Right now, equity is more on my radar of concerns than usual because of the COVID-19 closures of schools. Besides the equity in access to curriculum and learning that might be varied based on the biases of program not being congruent with the cultural norms and expectations of a student, teaching has totally shifted because of required distance learning making internet access an issue of equity. In the US high rates of absenteeism in online learning is at least partially tied to unequal internet access, with poorer urban areas most likely to have access issues (Goldstein, 2020). This is less of a concern in a relatively well-to-do international community, but the problem still exists in tandem with many other issues of equity.
The effects of family life on learning that happens at home remains unknown. Do some families have the expectations that they eat all meals together and thus a student can’t tend to their work with the same timeliness as another student? Is dad always playing the piano during Zoom calls so the student always turns their audio and video off despite the teacher requiring it?. Does their wifi package have enough bandwidth to support a whole family e-learning? These are just a few examples of CRP questions that I try to ponder in the times of online learning.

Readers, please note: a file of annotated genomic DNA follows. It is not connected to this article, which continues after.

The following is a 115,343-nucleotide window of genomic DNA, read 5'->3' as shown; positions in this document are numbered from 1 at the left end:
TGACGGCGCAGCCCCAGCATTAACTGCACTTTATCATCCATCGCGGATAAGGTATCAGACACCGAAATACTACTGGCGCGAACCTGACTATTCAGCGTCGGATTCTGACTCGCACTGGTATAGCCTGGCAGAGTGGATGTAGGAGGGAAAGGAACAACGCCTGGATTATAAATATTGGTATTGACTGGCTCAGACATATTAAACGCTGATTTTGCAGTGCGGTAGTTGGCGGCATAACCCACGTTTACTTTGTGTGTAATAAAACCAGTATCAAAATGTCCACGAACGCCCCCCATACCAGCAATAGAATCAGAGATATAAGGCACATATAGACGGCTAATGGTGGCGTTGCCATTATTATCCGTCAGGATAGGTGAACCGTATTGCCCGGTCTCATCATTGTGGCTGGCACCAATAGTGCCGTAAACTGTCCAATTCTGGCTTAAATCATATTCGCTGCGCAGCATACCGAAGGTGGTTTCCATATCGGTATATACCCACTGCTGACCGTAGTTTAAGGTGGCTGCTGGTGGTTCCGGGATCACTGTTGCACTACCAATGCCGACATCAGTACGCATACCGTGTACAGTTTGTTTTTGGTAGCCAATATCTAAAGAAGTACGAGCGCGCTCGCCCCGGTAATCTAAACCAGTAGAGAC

Cockburn, L. (2002). Children and Young People Living in Changing Worlds: The Process of Assessing and Understanding the “Third Culture Kid.” School Psychology International, 23(4), 475–485. https://doi.org/10.1177/0143034302234008
Vygotsky, L. S. (1978). Mind in society: The development of higher psychological processes Cambridge, Mass.: Harvard University Press.
Young, E. (2010). Challenges to Conceptualizing and Actualizing Culturally Relevant Pedagogy: How Viable Is the Theory in Classroom Practice? Journal of Teacher Education, 61(3), 248–260. https://doi.org/10.1177/0022487109359775
After a little bit of searching and seeing that “consolidation” is not used to mean the same thing in education by everyone, I found a couple materials to help me for strategies for consolidation. In brain science, as the picture shows below, this is the process whereby new knowledge becomes deeply engrained, or that short-term memory is transferred into long-term memory. With that concept in mind, it would be inexcusable to not consolidate in a lesson!